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The Rejection Test: "...Friends, when life gets really difficult, don't jump to the conclusion that God isn't on the job. Instead, be glad that you are in the very thick of what Christ experienced. This is a spiritual refining process, with glory just around the corner."

Dealing With Rejection: this short article at CoreDiscipleship.com helps us learn to deal with rejection.


Thoughts?

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Personally, I find rejection in the midst of doing ministry easy to accept, endure, or understand compared to rejection by family. I'm not talking about the kind of rejection that can come as a consequence for one's sinful behavior. I'm talking about the kind of rejection that can come from parents who reject a child at birth (simply because they exist) or who give up their parental rights later on down the road (I'm not talking about the parent who loves a child but isn't able to care from them so they put them up for adoption). I'm talking about the kind of rejection that is fueled by evil, or by mental illness of a parent or authority figure. Reject by family wounds to the core of a person's identity, and the wounded child within can have a really hard time finding comfort in knowing that Jesus also suffered because they often struggle with the "why" questions or the "where was God when..." questions. None of this negates the truth of Scripture of course, but this is the reality that some struggle with.

Interesting article, and a nice reminder. Mary, Jesus' mother, was a virgin - had a virgin birth, she "held these things close to her heart" (thoughts and sayings) from prophets, to the shepherds and the Magi and all the miracles she experienced - even went to her Son to ask Him to provide wine at the wedding (showing she KNEW He had abilities of some kind), responded to the direction of angels when they left to flee to Egypt and then return from it, and yet as his ministry DID begin she thought he was mentally unbalanced? What was she really thinking? Did she believe he was unbalanced, or did she seek to appease those around her who demanded an explanation? So many times we strive to keep appearances with an "acceptable" excuse rather than the reality. Perhaps she was frightened and responded not out of a belief he was unbalanced, but in an attempt to protect Him or ward off anger at him. She was still a mother.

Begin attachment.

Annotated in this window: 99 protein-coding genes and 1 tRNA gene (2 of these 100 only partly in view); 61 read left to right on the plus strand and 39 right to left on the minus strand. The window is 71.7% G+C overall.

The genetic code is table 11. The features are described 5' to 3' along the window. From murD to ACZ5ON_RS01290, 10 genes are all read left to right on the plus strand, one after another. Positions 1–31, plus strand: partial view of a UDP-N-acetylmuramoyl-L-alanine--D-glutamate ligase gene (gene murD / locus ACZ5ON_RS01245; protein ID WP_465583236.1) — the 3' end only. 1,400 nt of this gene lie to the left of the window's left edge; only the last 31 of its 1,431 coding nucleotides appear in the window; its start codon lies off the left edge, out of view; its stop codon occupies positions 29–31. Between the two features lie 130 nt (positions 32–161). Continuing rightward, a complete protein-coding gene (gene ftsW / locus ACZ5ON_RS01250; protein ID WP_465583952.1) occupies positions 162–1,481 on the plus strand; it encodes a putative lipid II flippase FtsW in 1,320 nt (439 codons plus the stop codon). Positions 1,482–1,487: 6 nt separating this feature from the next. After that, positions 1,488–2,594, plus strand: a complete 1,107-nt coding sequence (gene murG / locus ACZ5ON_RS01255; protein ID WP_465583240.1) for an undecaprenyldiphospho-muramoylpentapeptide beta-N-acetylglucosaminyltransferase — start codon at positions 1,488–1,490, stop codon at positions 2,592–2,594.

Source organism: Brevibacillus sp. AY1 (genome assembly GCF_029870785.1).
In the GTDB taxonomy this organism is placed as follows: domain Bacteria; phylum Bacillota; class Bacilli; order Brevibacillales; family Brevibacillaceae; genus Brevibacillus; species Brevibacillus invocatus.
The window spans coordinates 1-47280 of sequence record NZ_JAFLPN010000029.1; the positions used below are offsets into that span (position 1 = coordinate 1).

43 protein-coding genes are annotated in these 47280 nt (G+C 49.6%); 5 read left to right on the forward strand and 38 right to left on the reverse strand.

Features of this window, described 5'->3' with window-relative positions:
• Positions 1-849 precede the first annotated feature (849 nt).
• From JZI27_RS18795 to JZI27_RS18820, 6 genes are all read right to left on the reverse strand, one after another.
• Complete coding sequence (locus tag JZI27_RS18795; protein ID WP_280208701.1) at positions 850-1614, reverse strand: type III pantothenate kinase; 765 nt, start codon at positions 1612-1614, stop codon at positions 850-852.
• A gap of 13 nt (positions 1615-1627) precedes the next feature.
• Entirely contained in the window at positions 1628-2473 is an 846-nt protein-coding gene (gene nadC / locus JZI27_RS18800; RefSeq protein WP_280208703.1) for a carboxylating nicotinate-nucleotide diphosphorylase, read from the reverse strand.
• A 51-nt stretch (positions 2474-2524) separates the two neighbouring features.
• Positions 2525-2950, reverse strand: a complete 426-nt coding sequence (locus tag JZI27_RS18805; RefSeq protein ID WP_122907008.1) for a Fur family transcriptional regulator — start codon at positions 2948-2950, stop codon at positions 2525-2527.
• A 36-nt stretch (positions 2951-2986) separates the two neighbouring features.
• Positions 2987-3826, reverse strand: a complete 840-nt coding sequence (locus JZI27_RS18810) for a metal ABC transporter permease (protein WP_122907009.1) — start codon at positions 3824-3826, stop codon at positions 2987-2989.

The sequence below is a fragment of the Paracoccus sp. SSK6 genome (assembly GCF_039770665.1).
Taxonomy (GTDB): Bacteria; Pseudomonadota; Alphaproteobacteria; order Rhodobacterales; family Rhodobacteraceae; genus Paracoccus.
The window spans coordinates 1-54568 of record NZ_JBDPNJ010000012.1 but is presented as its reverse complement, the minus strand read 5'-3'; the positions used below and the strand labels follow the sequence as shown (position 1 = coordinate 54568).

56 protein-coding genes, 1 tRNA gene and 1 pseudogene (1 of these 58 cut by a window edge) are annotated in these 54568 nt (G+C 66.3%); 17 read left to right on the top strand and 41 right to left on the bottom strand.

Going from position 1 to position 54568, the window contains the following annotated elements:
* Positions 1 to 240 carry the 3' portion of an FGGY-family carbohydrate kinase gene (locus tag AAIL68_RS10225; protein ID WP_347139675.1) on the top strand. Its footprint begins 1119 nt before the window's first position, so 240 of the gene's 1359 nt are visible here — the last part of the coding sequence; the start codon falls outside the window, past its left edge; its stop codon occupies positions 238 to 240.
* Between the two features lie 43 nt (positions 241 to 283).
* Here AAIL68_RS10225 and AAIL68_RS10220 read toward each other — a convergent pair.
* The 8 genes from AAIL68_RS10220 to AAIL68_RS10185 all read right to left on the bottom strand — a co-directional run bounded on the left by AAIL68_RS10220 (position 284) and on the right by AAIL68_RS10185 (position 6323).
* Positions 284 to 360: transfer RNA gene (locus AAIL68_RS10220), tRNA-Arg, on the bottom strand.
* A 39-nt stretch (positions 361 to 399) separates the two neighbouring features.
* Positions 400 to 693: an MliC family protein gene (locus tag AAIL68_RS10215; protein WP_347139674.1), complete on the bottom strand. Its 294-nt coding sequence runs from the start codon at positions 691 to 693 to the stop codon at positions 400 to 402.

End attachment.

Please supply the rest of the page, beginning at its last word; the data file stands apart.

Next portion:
Both parents rejected me from birth - constantly telling me they wished I'd never been born. I learned to trust God and believe HE had a reason for my birth. But it's still hard to be rejected by those we admire or like.

I relate very well with your response, Becky. I, too, was rejected by my dad when only eight. His last words to me were devastating. However, God orchestrated many godly men and women into my life and has healed much of the damage. However, on occasion, something triggers something and I'm reminded of my past. Little by little, I am learning to "see" and "interpret" events more in line with God's Word and in His Spirit. God is truly amazing!

Becky said:

Interesting article, and a nice reminder. Mary, Jesus' mother, was a virgin - had a virgin birth, she "held these things close to her heart" (thoughts and sayings) from prophets, to the shepherds and the Magi and all the miracles she experienced - even went to her Son to ask Him to provide wine at the wedding (showing she KNEW He had abilities of some kind), responded to the direction of angels when they left to flee to Egypt and then return from it, and yet as his ministry DID begin she thought he was mentally unbalanced? What was she really thinking? Did she believe he was unbalanced, or did she seek to appease those around her who demanded an explanation? So many times we strive to keep appearances with an "acceptable" excuse rather than the reality. Perhaps she was frightened and responded not out of a belief he was unbalanced, but in an attempt to protect Him or ward off anger at him. She was still a mother.

 

Both parents rejected me from birth - constantly telling me they wished I'd never been born. I learned to trust God and believe HE had a reason for my birth. But it's still hard to be rejected by those we admire or like.